Wang Lung allows himself to become corrupted by the views of society of the rich, and he begins to treat O-lan more like a slave rather than his wife. Wang Lung has several good harvests and saves enough food and money to overcome the hard times and get his family through the years to come. One day, Wang Lung decides that O-lan is not suitable to be the wife of an opulent land owner such as himself. He comments on how ugly her unbound feet are, and O-lan was extremely hurt by that. …and he saw for the first time that she was a woman whom no man could call other than she was, a dull and common creature…” (Buck 179). Later on, he does regret saying what he said to her because he feels guilty, but Chinese men do not show their emotions. It would have been unlike a traditional Chinese man to feel any sort of repentance towards his wife after insulting her. Not only does Wang Lung belittle O-lan, but he also ends up having a mistress. He starts attending the ostentatious tea house because he felt as if he were too good to go to the old tea house.
At the new tea house, he got to choose one of the beautiful and alluring women on the paintings that were hanging on the walls. He picks out a woman named Lotus. As Cuckoo took Wang Lung upstairs, she said, “And Lotus may have this fellow – he smells of the fields and garlic! ” (192). Wang Lung was highly embarrassed because he cares too much of what society thinks. “This Wang Lung heard, although he disdained to answer, although her words smote him like a dagger thrust because he feared that he looked indeed what he was, a farmer” (192).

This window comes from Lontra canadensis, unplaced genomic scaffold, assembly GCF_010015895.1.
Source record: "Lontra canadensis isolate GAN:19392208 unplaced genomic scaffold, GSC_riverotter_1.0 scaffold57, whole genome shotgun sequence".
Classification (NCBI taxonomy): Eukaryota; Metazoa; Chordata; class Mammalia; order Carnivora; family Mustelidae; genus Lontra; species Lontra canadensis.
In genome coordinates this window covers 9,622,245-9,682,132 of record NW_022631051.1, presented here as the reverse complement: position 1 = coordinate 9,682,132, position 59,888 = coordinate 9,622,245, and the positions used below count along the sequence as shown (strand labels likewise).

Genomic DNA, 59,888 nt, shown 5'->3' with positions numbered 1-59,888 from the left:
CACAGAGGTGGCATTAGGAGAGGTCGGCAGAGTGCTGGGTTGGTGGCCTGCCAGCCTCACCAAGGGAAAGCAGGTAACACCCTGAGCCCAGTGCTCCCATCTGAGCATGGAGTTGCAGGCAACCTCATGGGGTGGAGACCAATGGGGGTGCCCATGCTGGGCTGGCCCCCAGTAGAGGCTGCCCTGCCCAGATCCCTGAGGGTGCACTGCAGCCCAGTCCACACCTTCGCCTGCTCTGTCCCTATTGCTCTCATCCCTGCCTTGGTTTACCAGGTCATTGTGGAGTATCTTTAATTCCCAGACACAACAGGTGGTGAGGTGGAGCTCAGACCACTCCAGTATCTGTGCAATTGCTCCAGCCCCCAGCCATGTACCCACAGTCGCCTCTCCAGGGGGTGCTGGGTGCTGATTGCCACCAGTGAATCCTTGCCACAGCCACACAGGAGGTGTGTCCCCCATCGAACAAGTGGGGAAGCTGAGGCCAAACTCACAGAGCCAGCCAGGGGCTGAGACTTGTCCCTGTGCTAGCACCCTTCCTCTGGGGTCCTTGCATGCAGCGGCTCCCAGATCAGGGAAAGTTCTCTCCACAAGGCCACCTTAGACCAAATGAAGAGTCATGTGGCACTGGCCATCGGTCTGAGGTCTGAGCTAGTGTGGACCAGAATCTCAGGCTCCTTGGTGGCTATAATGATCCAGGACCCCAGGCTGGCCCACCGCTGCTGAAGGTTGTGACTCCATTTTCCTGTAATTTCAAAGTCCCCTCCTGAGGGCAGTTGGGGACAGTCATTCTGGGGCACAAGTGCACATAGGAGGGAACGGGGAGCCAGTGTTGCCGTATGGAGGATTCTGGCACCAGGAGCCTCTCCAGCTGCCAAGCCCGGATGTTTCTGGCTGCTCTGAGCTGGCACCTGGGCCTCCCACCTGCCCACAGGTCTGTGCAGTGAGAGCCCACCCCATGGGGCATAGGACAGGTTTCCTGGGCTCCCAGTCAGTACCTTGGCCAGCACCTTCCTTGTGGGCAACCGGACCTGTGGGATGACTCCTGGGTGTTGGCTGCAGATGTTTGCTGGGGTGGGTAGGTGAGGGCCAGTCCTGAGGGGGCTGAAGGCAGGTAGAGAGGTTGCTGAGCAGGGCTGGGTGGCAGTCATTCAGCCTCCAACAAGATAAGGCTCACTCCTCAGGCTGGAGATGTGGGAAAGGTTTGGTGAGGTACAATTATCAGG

Although he was chagrin about the situation, it does not stop him from changing completely. Wang Lung wore a ponytail, but since Lotus thought it was old fashioned, he cut it for her. He also starts spending money abundantly, loses his enthusiasm for farming, purchases many new clothes, and cares heavily about his appearance. Wang Lung wanted to purchase Lotus, but in the meantime, he was distressed and worried. He screams at O-lan for not brushing her hair during this time. She cried, but it caught Wang Lung by surprise because he is not used to ever seeing her cry.
Even during the hardest times of their life together, she did not weep. Not only did Wang Lung purchases Lotus, but he built her her very own house and pond. He also hires Cuckoo as her servant because she servant because Lotus’ feet are bound so she cannot walk a long distance, and later he builds Lotus and Cuckoo their own kitchen. Later in the novel, it is apparent that Wang Lung does not want his son to marry a village woman. “I am not willing that he marry any of the daughters of the village farmers, nor is it meet, seeing that we bear the common name of Wang” (237).
If he was still poor, he most likely would not have cared if his son was married to a village woman. Wang Lung cares too much of what society thinks about him when he becomes rich. Wang Lung was once just a poor farmer in China, until he came into some money. He believed he was better than others, and he displayed that by the way he acted towards certain people, including his wife. Wang Lung treated his wife poorly once he met Lotus. He completely changed. Wang Lung let money and society’s view of the rich corrupt how he once used to be.